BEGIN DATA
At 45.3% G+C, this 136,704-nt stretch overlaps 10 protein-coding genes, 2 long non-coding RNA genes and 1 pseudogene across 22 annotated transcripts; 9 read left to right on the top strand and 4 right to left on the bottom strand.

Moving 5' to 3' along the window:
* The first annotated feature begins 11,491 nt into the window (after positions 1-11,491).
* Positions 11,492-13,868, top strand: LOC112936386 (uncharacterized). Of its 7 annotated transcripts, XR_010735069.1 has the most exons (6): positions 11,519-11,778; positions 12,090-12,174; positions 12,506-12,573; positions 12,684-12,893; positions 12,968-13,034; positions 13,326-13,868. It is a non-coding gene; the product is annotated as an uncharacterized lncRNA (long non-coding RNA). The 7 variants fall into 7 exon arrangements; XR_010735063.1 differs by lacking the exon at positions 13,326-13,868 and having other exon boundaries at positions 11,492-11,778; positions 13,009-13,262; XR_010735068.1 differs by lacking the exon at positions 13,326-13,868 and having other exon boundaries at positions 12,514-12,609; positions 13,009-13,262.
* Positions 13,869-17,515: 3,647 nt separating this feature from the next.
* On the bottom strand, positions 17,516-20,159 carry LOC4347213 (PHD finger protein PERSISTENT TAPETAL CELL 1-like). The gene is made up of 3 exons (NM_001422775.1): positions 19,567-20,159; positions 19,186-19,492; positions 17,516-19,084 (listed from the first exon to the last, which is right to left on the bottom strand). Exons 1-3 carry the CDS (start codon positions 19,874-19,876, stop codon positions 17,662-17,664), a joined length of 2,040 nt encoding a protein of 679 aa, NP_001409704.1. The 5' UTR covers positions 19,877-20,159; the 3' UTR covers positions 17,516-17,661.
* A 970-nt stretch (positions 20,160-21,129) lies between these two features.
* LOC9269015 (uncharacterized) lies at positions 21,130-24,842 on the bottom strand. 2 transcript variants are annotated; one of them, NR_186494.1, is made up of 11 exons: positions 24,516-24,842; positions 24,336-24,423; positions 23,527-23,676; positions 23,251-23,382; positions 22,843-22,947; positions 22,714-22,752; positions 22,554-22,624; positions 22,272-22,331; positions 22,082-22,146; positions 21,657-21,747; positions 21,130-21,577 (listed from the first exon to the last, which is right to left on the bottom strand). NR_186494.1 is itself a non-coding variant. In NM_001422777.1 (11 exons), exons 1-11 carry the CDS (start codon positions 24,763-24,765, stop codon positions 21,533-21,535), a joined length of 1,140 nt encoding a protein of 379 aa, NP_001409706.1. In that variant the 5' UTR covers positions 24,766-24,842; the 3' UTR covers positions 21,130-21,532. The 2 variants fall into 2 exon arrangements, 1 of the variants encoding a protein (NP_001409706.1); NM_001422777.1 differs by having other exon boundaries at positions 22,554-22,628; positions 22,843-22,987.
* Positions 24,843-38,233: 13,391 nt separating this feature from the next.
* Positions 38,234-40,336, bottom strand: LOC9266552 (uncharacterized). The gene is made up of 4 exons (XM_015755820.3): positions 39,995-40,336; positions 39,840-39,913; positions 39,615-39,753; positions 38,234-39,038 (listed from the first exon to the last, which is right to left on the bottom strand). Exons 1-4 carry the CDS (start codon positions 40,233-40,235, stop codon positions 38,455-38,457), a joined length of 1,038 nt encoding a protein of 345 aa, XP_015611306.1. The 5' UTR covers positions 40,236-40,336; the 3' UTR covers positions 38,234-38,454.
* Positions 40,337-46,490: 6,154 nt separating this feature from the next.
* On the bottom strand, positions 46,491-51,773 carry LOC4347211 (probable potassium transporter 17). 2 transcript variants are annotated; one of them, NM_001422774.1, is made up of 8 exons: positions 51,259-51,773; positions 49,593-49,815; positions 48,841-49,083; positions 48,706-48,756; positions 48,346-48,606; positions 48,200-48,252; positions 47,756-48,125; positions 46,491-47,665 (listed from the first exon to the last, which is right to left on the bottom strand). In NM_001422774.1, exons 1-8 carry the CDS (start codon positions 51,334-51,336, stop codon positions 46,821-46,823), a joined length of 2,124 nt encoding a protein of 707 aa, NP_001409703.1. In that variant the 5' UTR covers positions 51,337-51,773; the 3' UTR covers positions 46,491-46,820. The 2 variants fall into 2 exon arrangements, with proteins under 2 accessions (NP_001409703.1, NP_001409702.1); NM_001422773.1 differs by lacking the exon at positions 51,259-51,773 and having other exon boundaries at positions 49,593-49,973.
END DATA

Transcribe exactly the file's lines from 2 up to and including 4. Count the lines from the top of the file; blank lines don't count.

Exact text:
Moving 5' to 3' along the window:
* The first annotated feature begins 11,491 nt into the window (after positions 1-11,491).
* Positions 11,492-13,868, top strand: LOC112936386 (uncharacterized). Of its 7 annotated transcripts, XR_010735069.1 has the most exons (6): positions 11,519-11,778; positions 12,090-12,174; positions 12,506-12,573; positions 12,684-12,893; positions 12,968-13,034; positions 13,326-13,868. It is a non-coding gene; the product is annotated as an uncharacterized lncRNA (long non-coding RNA). The 7 variants fall into 7 exon arrangements; XR_010735063.1 differs by lacking the exon at positions 13,326-13,868 and having other exon boundaries at positions 11,492-11,778; positions 13,009-13,262; XR_010735068.1 differs by lacking the exon at positions 13,326-13,868 and having other exon boundaries at positions 12,514-12,609; positions 13,009-13,262.